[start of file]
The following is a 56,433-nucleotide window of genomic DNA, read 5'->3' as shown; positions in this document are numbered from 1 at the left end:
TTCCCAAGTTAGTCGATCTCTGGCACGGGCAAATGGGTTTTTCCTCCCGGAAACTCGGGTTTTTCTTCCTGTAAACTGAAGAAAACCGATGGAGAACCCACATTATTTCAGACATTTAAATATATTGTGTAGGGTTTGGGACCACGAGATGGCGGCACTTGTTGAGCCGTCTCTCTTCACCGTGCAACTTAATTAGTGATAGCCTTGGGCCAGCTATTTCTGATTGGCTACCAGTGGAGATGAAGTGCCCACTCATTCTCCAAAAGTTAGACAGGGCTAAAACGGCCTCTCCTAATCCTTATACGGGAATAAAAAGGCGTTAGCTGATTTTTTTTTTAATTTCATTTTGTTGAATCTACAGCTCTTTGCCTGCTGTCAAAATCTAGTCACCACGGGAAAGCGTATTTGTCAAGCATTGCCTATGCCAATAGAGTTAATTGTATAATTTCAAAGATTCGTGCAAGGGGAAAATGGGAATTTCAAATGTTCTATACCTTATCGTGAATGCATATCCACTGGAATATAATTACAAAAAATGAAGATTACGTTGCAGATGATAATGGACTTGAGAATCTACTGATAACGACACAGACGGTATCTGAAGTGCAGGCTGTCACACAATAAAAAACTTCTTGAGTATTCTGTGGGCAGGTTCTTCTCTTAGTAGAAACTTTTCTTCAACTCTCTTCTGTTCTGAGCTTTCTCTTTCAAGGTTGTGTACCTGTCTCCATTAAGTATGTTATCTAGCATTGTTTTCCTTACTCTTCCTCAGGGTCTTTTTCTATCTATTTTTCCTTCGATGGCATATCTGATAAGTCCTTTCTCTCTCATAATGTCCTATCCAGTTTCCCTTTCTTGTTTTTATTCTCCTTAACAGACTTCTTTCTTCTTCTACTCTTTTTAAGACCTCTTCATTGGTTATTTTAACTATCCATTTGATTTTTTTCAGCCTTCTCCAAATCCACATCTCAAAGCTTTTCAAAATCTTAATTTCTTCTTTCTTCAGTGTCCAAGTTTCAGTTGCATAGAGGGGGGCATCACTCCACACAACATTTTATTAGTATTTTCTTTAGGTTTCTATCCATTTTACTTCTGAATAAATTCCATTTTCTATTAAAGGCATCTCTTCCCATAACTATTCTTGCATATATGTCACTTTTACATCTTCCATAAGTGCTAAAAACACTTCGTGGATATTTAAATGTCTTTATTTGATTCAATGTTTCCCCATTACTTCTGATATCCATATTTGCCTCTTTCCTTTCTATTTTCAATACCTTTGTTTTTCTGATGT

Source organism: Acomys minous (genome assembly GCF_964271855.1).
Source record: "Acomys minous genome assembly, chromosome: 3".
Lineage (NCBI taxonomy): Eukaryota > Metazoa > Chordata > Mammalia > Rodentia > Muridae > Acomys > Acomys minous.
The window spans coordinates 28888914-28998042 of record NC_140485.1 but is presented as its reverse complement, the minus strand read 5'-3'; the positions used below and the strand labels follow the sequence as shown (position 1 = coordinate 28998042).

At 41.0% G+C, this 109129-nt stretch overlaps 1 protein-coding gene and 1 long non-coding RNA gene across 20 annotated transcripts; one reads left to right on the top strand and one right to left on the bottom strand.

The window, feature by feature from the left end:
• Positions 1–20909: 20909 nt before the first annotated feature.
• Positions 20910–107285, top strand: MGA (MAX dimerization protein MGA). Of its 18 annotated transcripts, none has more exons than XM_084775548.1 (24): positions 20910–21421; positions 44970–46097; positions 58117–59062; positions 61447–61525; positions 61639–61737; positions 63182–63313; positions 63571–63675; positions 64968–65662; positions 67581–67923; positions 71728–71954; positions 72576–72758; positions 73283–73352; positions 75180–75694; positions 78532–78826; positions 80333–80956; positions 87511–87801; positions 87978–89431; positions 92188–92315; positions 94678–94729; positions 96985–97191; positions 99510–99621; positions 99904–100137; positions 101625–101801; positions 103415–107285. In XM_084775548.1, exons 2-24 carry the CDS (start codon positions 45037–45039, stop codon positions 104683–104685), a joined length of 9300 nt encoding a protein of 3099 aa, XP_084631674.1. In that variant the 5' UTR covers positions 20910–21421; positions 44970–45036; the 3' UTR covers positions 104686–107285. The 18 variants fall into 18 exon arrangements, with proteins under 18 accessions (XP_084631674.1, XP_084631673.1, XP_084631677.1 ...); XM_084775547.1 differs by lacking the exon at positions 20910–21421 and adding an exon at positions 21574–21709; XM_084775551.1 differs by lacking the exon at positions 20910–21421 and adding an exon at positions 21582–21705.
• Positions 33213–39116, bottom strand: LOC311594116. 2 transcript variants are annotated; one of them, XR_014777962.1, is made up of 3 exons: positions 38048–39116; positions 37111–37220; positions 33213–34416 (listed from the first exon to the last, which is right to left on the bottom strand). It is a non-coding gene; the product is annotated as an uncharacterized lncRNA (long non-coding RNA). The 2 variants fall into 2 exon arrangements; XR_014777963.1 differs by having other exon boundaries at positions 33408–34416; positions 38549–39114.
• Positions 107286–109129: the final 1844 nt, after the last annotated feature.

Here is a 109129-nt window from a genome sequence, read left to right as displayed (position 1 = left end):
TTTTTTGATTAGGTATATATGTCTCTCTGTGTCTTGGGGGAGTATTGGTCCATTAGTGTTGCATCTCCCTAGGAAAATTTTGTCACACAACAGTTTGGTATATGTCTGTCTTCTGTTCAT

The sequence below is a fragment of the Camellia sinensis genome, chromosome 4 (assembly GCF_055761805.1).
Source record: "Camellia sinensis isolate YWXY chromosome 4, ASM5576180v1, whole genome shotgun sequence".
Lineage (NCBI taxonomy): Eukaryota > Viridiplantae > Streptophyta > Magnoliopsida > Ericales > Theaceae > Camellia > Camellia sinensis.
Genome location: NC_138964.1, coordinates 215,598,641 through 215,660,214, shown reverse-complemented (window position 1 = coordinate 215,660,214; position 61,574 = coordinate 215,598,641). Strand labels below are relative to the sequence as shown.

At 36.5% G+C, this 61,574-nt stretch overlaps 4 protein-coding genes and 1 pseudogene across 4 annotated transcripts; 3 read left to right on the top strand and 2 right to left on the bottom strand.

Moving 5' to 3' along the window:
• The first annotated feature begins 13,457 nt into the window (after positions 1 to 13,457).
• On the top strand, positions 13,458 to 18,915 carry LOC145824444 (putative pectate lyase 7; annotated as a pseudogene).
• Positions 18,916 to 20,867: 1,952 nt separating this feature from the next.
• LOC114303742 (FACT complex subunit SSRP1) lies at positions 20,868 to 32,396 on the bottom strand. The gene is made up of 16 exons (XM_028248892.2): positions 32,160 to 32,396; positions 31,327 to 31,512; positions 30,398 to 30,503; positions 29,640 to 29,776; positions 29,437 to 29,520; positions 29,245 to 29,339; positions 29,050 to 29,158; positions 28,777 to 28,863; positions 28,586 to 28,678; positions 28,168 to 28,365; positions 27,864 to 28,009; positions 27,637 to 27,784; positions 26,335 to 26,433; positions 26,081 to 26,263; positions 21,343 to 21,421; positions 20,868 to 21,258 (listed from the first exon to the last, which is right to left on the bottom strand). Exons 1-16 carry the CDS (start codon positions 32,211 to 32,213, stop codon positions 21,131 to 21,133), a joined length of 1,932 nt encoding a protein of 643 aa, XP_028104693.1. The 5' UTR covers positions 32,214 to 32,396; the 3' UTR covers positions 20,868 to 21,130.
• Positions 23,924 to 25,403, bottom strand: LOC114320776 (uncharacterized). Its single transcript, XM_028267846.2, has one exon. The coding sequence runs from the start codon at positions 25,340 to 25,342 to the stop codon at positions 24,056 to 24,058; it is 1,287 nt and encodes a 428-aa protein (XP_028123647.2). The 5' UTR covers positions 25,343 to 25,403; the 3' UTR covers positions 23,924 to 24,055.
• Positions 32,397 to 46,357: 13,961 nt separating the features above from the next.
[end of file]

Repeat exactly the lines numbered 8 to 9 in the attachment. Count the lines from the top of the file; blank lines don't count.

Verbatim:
The window, feature by feature from the left end:
• Positions 1–20909: 20909 nt before the first annotated feature.